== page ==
Use economic research to call a truce in divorce wars


Thanks to their rich parents, my friends “Joe” and “Sue’s” wedding was a three-day, 200-guest extravaganza on Maryland’s Chesapeake shore. Day 1 featured a fantastic clambake. Day 2’s barbecue was to die for. Day 3’s nuptials were black-tie, with tears, cheers, mouth-watering canapes, filet mignon, Dom Perignon — you get the picture.

If any marriage was going to last, this was it. No one could spend this much money on a wedding and see it go poof. Yet seven years later, the joyous couple was at war — divorce war.

No big surprise. These days everyone seems to be getting divorced. This year, 1.6 million Americans will untie the knot. Thankfully, the divorce rate is falling among those recently married. University of Michigan economist Justin Wolfers predicts that only one in three such marriages will implode.

But back to the war. Joe agreed that Sue would have custody of their 3-year-old child, “Karen.” But on alimony and child support, the swords were drawn. Sue teaches at a private school. Joe is a well-paid lawyer. Rather than get a master’s degree to raise her future income, Sue supported them both while Joe studied law. Sue’s classes are small and she gets her summers off. But doing her job and caring for a 3-year-old is no picnic. For his part, Joe works nights and weekends and must keep doing so to make partner.

Maryland has no set alimony formula, not even guidelines. But state law permits permanent alimony if the two spouses will experience major living standard differences.

Now for the pretend part of this story. Rather than rush off and hire $600-an-hour lawyers, Joe and Sue sit down to discuss things calmly. Five minutes later they are screaming at each other.

Joe: “Sue, given I earn more and work harder, I should have a 30 percent higher living standard, by which I mean spending ability. I’ll pay Karen’s costs and give you 20 percent of my salary in alimony until I retire. But that’s it. Not a penny more!”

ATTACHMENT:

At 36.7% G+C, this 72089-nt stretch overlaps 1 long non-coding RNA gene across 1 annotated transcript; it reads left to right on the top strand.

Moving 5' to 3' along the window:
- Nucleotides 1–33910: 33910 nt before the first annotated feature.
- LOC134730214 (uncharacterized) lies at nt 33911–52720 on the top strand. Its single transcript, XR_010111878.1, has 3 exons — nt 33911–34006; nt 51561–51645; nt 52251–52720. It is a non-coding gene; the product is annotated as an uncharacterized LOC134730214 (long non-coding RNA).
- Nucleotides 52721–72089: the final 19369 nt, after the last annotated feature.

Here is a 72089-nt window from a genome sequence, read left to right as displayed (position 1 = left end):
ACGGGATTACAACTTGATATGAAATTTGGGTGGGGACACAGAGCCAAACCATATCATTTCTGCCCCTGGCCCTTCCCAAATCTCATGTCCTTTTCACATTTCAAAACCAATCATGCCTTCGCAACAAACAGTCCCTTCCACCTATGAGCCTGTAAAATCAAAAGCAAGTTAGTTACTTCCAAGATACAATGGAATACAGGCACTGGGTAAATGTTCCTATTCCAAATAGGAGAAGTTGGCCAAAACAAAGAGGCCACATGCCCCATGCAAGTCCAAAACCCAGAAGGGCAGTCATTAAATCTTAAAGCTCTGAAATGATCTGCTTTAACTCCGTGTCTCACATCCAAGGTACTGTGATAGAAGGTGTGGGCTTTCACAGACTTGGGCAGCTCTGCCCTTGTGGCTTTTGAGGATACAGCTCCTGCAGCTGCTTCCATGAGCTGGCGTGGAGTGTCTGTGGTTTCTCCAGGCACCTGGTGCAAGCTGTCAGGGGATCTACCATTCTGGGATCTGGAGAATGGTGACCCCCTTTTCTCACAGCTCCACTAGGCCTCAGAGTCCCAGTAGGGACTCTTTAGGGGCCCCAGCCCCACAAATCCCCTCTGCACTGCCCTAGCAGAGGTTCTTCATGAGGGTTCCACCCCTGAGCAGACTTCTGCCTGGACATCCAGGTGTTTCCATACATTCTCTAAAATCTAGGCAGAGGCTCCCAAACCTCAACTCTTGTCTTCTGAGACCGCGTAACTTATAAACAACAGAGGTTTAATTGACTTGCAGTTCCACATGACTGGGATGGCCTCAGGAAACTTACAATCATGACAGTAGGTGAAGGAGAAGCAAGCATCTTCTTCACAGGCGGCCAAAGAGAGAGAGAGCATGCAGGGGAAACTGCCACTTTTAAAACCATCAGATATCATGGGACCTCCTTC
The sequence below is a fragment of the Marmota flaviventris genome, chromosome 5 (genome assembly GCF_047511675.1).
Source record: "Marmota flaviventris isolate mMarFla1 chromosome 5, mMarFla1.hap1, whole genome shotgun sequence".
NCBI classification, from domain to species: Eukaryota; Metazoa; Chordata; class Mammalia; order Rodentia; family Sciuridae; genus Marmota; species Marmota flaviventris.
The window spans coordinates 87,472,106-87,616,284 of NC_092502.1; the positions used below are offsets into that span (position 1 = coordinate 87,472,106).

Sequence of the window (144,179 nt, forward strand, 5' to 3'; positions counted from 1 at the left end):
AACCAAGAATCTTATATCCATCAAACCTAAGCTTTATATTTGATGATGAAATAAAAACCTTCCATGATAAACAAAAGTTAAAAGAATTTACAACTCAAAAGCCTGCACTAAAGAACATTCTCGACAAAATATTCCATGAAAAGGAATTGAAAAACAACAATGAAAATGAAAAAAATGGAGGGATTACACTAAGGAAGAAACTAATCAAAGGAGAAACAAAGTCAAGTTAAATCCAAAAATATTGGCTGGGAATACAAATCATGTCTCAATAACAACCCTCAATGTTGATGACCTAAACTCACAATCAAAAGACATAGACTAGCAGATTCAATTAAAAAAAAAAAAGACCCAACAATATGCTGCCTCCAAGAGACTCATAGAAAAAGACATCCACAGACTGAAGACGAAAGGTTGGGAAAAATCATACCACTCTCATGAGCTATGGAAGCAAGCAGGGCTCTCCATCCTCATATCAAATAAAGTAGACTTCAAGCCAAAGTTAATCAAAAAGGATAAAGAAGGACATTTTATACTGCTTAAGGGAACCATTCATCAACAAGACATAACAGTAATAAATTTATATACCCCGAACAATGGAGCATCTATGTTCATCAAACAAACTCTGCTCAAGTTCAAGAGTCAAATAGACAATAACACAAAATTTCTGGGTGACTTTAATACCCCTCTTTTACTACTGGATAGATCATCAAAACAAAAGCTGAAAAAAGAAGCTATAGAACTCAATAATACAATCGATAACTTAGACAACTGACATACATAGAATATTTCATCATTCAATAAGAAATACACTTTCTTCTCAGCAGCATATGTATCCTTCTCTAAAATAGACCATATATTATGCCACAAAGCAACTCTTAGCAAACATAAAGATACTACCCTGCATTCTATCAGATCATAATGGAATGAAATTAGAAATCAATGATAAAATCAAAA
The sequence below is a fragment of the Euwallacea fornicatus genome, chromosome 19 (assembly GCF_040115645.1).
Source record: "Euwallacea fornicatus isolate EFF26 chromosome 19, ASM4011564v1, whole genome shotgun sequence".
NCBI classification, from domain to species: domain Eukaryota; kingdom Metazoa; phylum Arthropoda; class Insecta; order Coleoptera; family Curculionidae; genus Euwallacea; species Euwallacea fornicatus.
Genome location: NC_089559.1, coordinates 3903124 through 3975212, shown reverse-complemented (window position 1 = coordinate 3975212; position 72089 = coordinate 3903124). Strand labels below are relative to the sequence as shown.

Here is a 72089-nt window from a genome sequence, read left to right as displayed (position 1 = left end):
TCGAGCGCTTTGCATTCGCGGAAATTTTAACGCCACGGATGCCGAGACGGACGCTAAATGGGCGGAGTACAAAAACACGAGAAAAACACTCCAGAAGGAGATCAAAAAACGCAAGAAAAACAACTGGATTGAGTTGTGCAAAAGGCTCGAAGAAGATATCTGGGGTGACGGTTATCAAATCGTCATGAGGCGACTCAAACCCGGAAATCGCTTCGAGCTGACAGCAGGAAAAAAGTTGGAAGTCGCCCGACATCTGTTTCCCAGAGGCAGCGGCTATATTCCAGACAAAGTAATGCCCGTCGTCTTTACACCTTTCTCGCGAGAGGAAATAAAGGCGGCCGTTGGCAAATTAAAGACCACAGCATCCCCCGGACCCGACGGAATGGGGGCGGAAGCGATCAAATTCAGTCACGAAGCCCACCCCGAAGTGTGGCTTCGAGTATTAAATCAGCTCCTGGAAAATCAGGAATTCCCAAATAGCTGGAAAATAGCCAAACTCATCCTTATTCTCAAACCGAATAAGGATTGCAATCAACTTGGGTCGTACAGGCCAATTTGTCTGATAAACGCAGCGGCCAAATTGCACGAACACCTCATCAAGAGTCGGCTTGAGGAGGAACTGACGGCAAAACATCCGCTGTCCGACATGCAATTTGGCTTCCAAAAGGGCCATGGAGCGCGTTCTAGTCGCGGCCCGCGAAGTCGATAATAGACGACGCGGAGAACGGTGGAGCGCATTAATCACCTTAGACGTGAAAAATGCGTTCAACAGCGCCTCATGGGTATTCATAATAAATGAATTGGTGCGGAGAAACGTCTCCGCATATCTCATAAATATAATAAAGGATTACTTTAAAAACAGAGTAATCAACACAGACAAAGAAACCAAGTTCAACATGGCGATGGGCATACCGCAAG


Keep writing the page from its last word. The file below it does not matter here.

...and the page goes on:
Sue: “That’s unbelievably unfair. You’ll soon be making 20 times my salary, receive far larger Social Security benefits, have a much better health plan and receive a fat pension.”

Joe: “I have to pay high taxes on every penny I earn. Eighty-five percent of my Social Security benefits will be subject to taxes. And I’m going to be hit by Medicare Part B’s high-income premium.”

Sue: “Alimony is taxable. And your pension will equal 75 percent of your final pay! All I’ve got is a crappy 403(b) plan.”

Joe: “Twenty percent of my salary is plenty to get you to 70 percent of my living standard.”

Sue: “Listen, I’m OK with this differential. You work hard and we’ve only been married seven years. But 20 percent of your salary is way too small. Once you’re 65, the alimony stops. I could live to 100. You’ll have that huge pension.”

Joe: “The pension is fixed. It doesn’t grow with inflation.”

Sue: “Be reasonable. Otherwise, I’m calling a lawyer.”

At this point, I intervene.

“Joe, Sue, stop fighting. You’ve made huge progress. You’ve agreed on a living standard differential. Now you just need software to figure the asset division, alimony and child support that produces that differential.”

Back to you, my reader. Divorce wars are psychologically and financially devastating. Hopefully you aren’t getting divorced. But you might know someone who is. Share this advice. The bottom line in every divorce settlement is what each spouse will get to spend, how hard and long each will work, and how their housing compares.

First, figure out what ongoing living standard differential is fair. Then propose a settlement that produces this differential. My company’s new analyzemydivorcesettlement.com tool can do this — at less cost than a half-hour of a divorce lawyer’s time. But other software tools or financial planners can do this as well.

(Note: Since I’ll occasionally mention or use my company’s tools in this column, I want to make clear that I derive no income from the company, nor do I promote anybody else’s products. My reward is psychic. It’s using the latest methods developed in economic research to help people make better financial decisions.)



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